Tuesday, May 31, 2011

Golden hours in medical practice

One should not ignore warning signals as “time is life” in medical science.  The three cardinal warning signals are: anything which is unusual, anything which cannot be explained and any symptom appearing for the first time in life. Time is life is an old saying. In heart attack time is muscle and in brain time is brain.

Most acute emergencies will require emergent evaluation and treatment. Delay in treatment even of minutes can take away the life. In emergency one should not waste time to think, rush to a bigger hospital with full facilities and make sure that the person is attended to in time. Many hospitals may have ill equipped emergency departments or may have inadequately trained staff. In nursing homes the ER doctor may be from other systems of medicine.


In emergency medicine, the golden hour refers to the first hour following traumatic injury being sustained by a casualty, during which there is the highest likelihood that prompt medical treatment will prevent death. If bleeding can be stopped and person can be infused enough fluids within first hour most trauma death can be avoided.

Platinum ten minutes refers to first ten minutes after trauma and refers to  the importance of starting first aid within ten minutes to reduce the chances of death.

Door to ECG Time is an important terminology in the treatment of heart attack. One should get an ECG within 10 minutes of chest pain. A prolonged door-to-ECG time is associated with an increased risk of clinical outcomes in patients with ST elevation heart attack.

Door-to-Doctor Time in Stroke is another term. In emergency department arrival to initial physician evaluation should be less than 10 minutes in stroke or the mortality will be high.
Door to neurologist time is for the specialist. In emergency department arrival to Paralysis Stroke Team Notification time should be less than 15 minutes.
Door to CT scan time is the time before which the CT should be done in suspected paralysis. In the emergency department arrival to CT Scan initiation in stroke should be less than   25 minutes. Door-to-CT Interpretation in stroke should be < 45 minutes
Door to tPA time is the treatment window in paralysis: 80% of eligible paralysis  patients presenting to the emergency department should be treated with tPA clot dissolving drug within 60 minutes.
Door to antibiotic time in community acquired pneumonia is the time to start antibiotics. Practice guidelines suggest that all patients hospitalised with community-acquired pneumonia should receive antibiotics within 4 h of admission
Door to antibiotic time in meningitis of more than 6 hour is linked to high mortality (8.64 times).
Door to needle time in acute heart attack is the time before which the clot dissolving drug should be given:  In ST elevation heart attack recommended that the door-to-needle time should be less than 30 minutes.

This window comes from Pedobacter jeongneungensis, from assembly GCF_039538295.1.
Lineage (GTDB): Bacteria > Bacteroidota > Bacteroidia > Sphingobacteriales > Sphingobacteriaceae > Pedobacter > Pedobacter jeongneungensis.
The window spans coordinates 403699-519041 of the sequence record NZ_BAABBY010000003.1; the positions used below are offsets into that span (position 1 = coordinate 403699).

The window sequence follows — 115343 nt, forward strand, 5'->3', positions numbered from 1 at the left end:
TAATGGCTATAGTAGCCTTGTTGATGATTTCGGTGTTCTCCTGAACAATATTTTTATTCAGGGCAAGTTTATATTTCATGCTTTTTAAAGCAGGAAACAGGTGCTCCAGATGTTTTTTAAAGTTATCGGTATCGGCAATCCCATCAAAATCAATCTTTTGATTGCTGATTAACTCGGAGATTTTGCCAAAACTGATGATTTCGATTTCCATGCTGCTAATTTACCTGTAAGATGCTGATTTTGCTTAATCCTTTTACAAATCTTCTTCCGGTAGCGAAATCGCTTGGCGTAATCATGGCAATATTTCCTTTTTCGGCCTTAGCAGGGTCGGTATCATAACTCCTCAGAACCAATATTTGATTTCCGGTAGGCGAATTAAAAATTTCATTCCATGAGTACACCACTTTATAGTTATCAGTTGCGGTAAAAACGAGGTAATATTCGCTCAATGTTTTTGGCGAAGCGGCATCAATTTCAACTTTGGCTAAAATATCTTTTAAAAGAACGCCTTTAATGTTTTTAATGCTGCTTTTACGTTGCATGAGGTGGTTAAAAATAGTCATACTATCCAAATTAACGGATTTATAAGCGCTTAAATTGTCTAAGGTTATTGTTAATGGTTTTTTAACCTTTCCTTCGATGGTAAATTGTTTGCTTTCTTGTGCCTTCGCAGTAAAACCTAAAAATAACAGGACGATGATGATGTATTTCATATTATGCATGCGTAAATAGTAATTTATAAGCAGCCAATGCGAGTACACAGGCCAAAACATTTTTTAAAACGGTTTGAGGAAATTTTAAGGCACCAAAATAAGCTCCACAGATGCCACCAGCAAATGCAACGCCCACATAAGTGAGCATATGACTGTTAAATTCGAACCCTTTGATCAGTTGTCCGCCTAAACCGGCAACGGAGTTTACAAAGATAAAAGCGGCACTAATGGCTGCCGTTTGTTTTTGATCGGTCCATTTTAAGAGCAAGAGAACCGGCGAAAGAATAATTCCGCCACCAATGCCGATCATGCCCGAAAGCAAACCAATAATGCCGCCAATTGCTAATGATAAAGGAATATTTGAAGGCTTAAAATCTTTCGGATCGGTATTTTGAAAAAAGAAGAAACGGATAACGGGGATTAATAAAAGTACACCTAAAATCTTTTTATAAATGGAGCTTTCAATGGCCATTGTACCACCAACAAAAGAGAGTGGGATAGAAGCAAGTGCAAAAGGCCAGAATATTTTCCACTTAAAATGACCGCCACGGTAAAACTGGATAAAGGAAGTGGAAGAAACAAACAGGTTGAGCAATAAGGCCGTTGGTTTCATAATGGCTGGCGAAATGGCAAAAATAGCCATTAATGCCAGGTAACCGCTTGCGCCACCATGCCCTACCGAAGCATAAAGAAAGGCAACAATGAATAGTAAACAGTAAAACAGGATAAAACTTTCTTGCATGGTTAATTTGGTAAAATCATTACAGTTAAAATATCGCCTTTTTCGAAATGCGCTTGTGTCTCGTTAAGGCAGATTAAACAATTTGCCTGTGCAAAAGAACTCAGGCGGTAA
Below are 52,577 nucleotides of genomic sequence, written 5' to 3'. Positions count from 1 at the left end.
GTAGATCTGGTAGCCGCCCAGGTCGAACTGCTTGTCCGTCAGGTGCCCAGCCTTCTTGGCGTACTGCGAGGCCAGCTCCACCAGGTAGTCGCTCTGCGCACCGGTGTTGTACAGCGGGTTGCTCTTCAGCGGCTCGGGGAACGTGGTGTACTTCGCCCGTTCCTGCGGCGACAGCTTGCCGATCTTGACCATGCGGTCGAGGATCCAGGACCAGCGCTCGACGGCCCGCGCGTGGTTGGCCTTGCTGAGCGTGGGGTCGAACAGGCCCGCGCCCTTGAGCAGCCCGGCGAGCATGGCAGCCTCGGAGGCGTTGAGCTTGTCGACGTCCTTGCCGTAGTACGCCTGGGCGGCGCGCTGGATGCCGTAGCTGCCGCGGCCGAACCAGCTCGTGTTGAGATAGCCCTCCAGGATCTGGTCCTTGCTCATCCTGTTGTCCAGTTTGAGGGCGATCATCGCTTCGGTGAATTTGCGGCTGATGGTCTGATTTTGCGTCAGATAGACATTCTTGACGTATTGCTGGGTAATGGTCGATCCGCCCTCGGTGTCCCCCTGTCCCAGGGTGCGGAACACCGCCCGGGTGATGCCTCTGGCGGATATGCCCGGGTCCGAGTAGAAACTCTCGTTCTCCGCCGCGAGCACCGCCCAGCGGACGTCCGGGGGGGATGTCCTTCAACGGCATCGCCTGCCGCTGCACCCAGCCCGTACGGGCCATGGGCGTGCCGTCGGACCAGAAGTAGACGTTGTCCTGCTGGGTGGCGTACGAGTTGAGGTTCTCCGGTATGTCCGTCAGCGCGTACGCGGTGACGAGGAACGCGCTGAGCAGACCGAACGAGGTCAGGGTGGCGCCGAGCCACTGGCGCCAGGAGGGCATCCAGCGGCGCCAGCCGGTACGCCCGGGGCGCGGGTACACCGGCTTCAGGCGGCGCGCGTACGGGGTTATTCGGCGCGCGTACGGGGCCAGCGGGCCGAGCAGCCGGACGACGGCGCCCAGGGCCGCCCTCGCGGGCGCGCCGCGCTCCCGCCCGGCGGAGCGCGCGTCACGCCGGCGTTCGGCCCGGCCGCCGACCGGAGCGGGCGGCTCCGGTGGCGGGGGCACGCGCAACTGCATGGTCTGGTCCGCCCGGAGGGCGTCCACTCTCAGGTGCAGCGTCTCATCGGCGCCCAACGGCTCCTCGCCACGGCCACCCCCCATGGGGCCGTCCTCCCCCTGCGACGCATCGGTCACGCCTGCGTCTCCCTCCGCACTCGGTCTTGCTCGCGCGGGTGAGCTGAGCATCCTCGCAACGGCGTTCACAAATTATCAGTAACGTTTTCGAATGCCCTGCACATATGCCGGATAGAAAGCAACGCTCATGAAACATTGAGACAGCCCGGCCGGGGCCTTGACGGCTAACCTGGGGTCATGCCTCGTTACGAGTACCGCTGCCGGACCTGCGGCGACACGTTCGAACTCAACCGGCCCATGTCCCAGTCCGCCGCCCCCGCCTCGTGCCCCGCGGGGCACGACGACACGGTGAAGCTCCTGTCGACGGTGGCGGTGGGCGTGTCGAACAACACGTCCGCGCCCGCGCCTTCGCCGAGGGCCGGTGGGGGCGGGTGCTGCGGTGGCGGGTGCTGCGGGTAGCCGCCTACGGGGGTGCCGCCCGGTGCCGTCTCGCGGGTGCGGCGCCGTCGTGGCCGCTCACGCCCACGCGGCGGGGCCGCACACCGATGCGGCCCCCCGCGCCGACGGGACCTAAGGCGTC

Door to balloon time is for angioplasty. Primary percutaneous coronary intervention  is now preferred for most patients if it can be performed by an experienced operator with less than a 90 minute delay from presentation to the emergency department.


Dr Deepak Chopra on Quantam Mechanics

Poetic interlude "We come spinning out of nothingness scattering stars like dust" –Rumi
Schrodinger’s equation explains every atom in the periodic table of elements & its appearance from nothingness
Schrodinger’s equation is a mathematical formulation that accounts for the appearance of all atoms in the universe from nothingness
Schrodinger’s wave function equation describes the distribution map for a particle appearing in & out of existence from nothingness
Subatomic particles appear from the nothingness of space, exist, & disappear into the nothingness at lightening speed
Subatomic particles can travel along many paths simultaneously
Subatomic particles can be in more than one place at the same time
Subatomic particles can disappear & reappear in another location without existing in the intervening space
Waves of potentiality are trans–empirical, unobservable, but real as without them particles would not exist
Waves of potentiality, unlike particles, do not have physical units of mass or energy. They are numbers or ratios of numbers
When particles are left alone or not interfered with they spontaneously evolve into waves of potentiality
As particles quantum objects are material & in the empirical world (verified by observation/measurable) As
waves they are not material
Quantum objects exist as particles/waves. As particles they have physical properties of mass & energy.As waves they are possibilities

Monday, May 30, 2011

World No Tobacco Day: Rahul Dev Message in Hindi

video

Rahul Dev Audio Mesage on No Tobacco Day

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Rahul Dev On World No Tobacco Day

Cine Star Rahul Dev Released a health message on the eve of World No Tobacco Day " Smoking can cause erectile dysfunction in men and premature ageing in women.Along with him on the photo Dr KK Aggarwal Padmashri Awardee.

Rahul Dev Releases Anti Tobacco Messages



Rahul Dev Cine Star in a function organised by Heart Care Foundation of India released anti tobacco messages. Mr Dev requested all to avoid passive smoking. Along with him Dr K K Aggarwal.

Safety of on-duty doctors